Scarlet Alliance

  You are not logged in Log in
Welcome 中文 ไทย 한걸

Former Indian Prostitute Vows to Fight HIV/AIDS 09 Dec 2005

Source: Reuters By Krittivas Mukherjee

KOLKATA, India, Dec 9 (Reuters) - A former prostitute has taken over as head of a global HIV/AIDS project in eastern India, promising to completely wipe out new infections in one of Asia's biggest red light districts.

Bharati Dey, 40, took over as director of the World Health Organisation-funded HIV/AIDS project for some 6,000 prostitutes of Sonagachi, a teeming red light district in northern Kolkata, formerly known as Calcutta.

"My chief goal is to ensure that not a single sex worker offers her service without condoms. We want to bring down the infection rate to zero," Dey, who took over on Dec. 1, told Reuters.

Sonagachi's HIV/AIDS control programme has brought infection rates down to around five percent from around 90 percent a decade ago, partly by encouraging prostitutes to refuse sex without condoms.

The Sonagachi programme's success saw the U.S.-based Bill and Melinda Gates Foundation use it as a model for a $200 million project in six other Indian cities.

In India, the state runs HIV/AIDS campaigns also through groups like Dey's Durbar Mahila Samanway Samiti, an umbrella organisation of some 65,000 prostitutes in eastern India.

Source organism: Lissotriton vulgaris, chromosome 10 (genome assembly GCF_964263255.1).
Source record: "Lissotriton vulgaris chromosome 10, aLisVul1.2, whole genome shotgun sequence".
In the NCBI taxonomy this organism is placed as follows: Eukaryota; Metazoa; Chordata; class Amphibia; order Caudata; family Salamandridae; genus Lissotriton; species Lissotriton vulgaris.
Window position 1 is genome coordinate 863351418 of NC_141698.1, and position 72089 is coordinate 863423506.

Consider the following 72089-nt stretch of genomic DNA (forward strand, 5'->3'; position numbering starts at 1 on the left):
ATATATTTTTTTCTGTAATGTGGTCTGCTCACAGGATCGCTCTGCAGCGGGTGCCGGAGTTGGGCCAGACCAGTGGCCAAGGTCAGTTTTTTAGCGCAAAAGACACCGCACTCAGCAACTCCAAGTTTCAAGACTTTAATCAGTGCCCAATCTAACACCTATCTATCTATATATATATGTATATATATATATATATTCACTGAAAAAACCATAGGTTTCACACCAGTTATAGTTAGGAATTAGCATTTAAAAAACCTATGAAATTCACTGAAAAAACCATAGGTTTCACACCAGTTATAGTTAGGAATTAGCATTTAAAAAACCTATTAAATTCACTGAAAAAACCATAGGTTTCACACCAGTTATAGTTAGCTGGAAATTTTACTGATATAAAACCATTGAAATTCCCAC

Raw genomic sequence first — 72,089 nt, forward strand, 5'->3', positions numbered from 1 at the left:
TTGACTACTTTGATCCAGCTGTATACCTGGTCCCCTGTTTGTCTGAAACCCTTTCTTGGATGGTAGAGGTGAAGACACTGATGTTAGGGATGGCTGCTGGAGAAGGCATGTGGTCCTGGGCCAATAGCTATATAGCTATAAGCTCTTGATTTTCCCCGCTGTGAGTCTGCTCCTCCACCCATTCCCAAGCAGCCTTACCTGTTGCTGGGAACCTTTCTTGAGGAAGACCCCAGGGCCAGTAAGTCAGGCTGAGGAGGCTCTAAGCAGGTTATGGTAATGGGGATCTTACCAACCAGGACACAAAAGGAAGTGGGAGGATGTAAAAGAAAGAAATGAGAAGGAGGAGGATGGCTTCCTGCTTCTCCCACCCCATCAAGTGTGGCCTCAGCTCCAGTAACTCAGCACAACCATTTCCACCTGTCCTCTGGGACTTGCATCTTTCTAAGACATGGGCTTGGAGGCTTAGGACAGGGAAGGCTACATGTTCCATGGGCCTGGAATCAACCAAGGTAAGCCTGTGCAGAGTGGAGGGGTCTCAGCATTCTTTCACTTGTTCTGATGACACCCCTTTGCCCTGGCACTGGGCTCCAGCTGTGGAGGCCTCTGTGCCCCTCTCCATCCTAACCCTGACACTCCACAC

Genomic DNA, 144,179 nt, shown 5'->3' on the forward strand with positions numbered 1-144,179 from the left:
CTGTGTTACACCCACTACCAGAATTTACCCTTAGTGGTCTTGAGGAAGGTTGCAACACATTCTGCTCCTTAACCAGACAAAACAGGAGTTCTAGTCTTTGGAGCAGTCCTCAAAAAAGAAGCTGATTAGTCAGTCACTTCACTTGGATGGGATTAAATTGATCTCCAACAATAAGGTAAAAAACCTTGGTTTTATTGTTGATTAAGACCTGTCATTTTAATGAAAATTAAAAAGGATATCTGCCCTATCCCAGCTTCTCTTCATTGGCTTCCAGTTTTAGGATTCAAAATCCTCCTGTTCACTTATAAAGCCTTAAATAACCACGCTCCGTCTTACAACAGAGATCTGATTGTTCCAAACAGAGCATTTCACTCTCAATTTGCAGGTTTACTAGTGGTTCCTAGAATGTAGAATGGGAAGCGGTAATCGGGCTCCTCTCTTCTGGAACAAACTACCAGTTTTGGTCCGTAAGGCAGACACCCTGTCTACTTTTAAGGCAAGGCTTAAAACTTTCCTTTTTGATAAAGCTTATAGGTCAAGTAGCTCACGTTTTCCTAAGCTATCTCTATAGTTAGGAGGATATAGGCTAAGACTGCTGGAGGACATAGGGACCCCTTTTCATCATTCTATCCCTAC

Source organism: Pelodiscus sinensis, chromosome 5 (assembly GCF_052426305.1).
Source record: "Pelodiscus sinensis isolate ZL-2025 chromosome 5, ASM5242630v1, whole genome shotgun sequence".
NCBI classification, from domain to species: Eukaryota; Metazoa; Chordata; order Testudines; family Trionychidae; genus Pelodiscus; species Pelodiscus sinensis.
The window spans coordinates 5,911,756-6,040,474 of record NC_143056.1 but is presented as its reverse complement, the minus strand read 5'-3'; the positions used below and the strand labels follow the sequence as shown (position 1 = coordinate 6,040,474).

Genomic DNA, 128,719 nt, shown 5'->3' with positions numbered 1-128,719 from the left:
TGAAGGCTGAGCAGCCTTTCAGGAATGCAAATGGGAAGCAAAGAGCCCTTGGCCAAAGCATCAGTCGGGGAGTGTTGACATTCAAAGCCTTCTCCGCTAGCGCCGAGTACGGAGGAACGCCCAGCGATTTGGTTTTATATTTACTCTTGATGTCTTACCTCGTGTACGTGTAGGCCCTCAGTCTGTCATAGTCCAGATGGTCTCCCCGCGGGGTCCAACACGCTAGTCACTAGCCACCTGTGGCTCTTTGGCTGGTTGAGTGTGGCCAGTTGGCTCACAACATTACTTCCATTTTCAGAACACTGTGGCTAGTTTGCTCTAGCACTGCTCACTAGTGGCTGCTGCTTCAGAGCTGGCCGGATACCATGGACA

Experts say, the spread of the deadly HIV virus was being fueled in India by millions of poor male migrants who go to cities for work. Some of them get infected after visiting prostitutes and pass it on to their wives in rural areas. "It's very difficult to ensure 100 percent condom use but we will strive to achieve that. We also aim to achieve empowerment of sex workers," Dey said, sitting in her one-room office in the middle of a row of brothels.


Dey became a prostitute at 17 to earn a living for herself and her son after being deserted by her husband.

At Sonagachi, she fought off criminals, bribed policemen to avoid harassment and participated in HIV/AIDS awareness campaigns, asking fellow prostitutes to turn away clients who refused to use condoms.

"Now many sex workers buy condoms with their money and don't wait for the free ones from the government. This means there is growing awareness," said Dey, adding that she does not regret becoming a prostitute.

Experts say it is the effort of people like Dey which could help India contain the spread of HIV/AIDS.

India, which has 5.1 million people living with HIV/AIDS second only to South Africa announced earlier this year that new infections had fallen to 28,000 in 2004 from 520,000 in 2003, sparking disbelief among voluntary groups.

However, UNAIDS last month said the number of new infections in India was far more than what official data showed and epidemics in some pockets were alarming.

In between her long meetings with health workers, Dey leads teams of volunteers through Sonagachi's narrow, stench-filled lanes, telling prostitutes and their clients about the danger of HIV/AIDS.

"Information and awareness is the only weapon. We know that. Our clients have to understand that too."